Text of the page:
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Notes-free Public Speaking?

Should you use notes when speaking in public?

Most of us have given a speech or a presentation or said a few words at a social event and have been holding a bunch of papers in our hands. And we had those papers because we were afraid of forgetting whatever we wanted to say or because there was a lot to say or because it just made us feel better, safer.

I am often asked if you should use notes when you speak in public. The goal of any public appearance is to be notes-free. Because it increases authenticity, engagement, impact and credibility. Being notes-free sends a message of control, confidence and authority. That’s the final destination. I understand, however, that not everybody is ready to fly solo and a few interim steps are necessary to reach that level of proficiency. So here are 4 steps you can try before you take off:

Notes-free Public Speaking increases authenticity, engagement and impact

  1. When you begin presenting or doing public speeches or when your confidence is still low or when stakes are high and you don’t want to mess up, take a full script with you. This doesn’t mean that you should read it, it doesn’t mean you should memorize it either. It means that, in the absence of full confidence, it is acceptable to take a print copy of the speech with you. Unless you are reading verbatim, the audience won’t judge your performance on the fact that you had ‘papers’ with you. This option is not ideal though and it is only to be used when absolutely necessary. Reading is ‘acceptable’ only if you make sure you lift your head often enough to connect with the audience and make eye contact. Again, not ideal either.
  2. As your confidence and your degree of familiarity with the subject matter grow, the natural next step on ‘notes management’ is to move away from the ‘full script’ method and move on to the ‘summary’ version. What this means is that, once you have completed your preparation before a speech or a presentation, you synthetize the core contents/ideas/stories into 2 or 3 paragraphs that will serve as a reminder to keep you on track or to pull you from the brink should you forget what you are supposed to say.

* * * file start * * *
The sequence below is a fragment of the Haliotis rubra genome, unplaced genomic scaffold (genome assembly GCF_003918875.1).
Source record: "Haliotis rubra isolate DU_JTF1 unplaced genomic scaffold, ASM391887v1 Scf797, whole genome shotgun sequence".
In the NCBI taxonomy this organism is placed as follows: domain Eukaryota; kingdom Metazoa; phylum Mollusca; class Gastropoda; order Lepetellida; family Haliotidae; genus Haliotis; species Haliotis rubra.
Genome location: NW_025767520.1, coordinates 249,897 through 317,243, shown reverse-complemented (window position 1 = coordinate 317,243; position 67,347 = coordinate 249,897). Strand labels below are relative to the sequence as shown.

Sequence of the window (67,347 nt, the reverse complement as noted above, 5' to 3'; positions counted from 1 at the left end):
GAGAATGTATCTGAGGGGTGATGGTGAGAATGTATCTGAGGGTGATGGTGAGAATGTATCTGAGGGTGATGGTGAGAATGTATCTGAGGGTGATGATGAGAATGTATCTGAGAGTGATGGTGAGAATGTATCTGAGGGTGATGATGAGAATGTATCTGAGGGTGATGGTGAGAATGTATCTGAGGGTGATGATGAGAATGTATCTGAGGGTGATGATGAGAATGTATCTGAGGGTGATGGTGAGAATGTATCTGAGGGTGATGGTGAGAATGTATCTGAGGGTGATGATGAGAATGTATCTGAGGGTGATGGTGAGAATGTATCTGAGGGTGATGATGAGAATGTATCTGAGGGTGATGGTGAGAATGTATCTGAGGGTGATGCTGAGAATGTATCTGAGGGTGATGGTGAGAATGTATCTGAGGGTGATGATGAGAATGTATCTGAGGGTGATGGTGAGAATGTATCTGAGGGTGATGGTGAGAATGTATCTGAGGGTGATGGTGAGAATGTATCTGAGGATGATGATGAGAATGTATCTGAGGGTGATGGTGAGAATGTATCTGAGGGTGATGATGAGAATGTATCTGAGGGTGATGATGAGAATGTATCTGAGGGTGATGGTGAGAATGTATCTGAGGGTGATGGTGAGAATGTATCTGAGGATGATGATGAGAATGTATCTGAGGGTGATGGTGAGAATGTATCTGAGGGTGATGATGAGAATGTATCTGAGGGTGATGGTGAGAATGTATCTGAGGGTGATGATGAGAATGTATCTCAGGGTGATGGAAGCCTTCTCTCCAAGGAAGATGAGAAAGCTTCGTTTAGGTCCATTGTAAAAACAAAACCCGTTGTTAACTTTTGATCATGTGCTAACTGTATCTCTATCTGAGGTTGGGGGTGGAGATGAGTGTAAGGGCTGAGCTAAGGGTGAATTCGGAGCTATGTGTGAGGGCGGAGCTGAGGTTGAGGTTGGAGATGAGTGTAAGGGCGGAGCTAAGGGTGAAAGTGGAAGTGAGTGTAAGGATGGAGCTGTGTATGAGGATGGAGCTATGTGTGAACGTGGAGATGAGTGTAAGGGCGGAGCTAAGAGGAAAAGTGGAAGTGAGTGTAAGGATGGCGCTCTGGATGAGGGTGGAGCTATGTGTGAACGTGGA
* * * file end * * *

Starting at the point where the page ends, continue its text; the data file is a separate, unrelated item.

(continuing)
3. Over time, body language, pace, pauses, storytelling and humor will come to you naturally (with practice and focus) and you will then be ready to step on to the ‘cards’ system. This is a more advanced and more minimalist approach whereby instead of a piece of paper you will only have with you a few (4 or 5) small cards (the size of a business card) on which you will have written a few bullet points or ideas or keywords to provide your performance with the required smoothness and with the illusion of having no notes with you. Audiences will hardly notice that you have a bunch of cards in your hand or on the lectern/table in front of you. This is great because it provides with a safety net (should your memory/preparation fail) and it creates the illusion that you are speaking notes-free.
  4. No notes. This is the final step. An exciting one. A dangerous one (dangerous in a good way). You will step on the stage to deliver a prepared speech or one you have had almost no time to prepare and you will do so without any supportive notes or audiovisual material. This is possible and it is fabulous. It requires a lot of practice, a lot of experience, a little bit of ‘interest in risk-taking’ and, above all, a desire to deliver a performance that comes from the heart (and not from notes), resonates with and is remembered by the audience and creates an impact. The risk is obvious: if your mind goes blank (and it could, it has happened to me!) you will find yourself in an embarrassing situation that may see you having to step down from the stage with a painful apology to the audience. Experienced speakers will be able to recover from such situation by digressing for a short while or by admitting the challenge with a smile in their face and gaining a few precious seconds before their brains ‘reconnect again’. The way to have your cake and eat it is to have the aforementioned bunch of cards in your pocket to be used only in case of a disaster. You are still delivering solo but you have a safety net, out of sight. Being notes-free is possible, it just requires preparation and clarity of thought.

No notes. This is the final step. An exciting one.

One of the most memorable political speeches in recent history is David Cameron’s speech at the Conservative Party Conference in 2005 and it is so precisely because he spoke for an hour, eloquently and passionately, without any notes, not even a teleprompter (a device that politicians and other celebrities depend on for televised speeches).

Practice your way through the 4 steps described above and you will be impressing audiences with your apparent notes-free mastery before you know it! As always, if you have doubts, concerns or questions about this piece of public speaking advice, please, get in touch with me.

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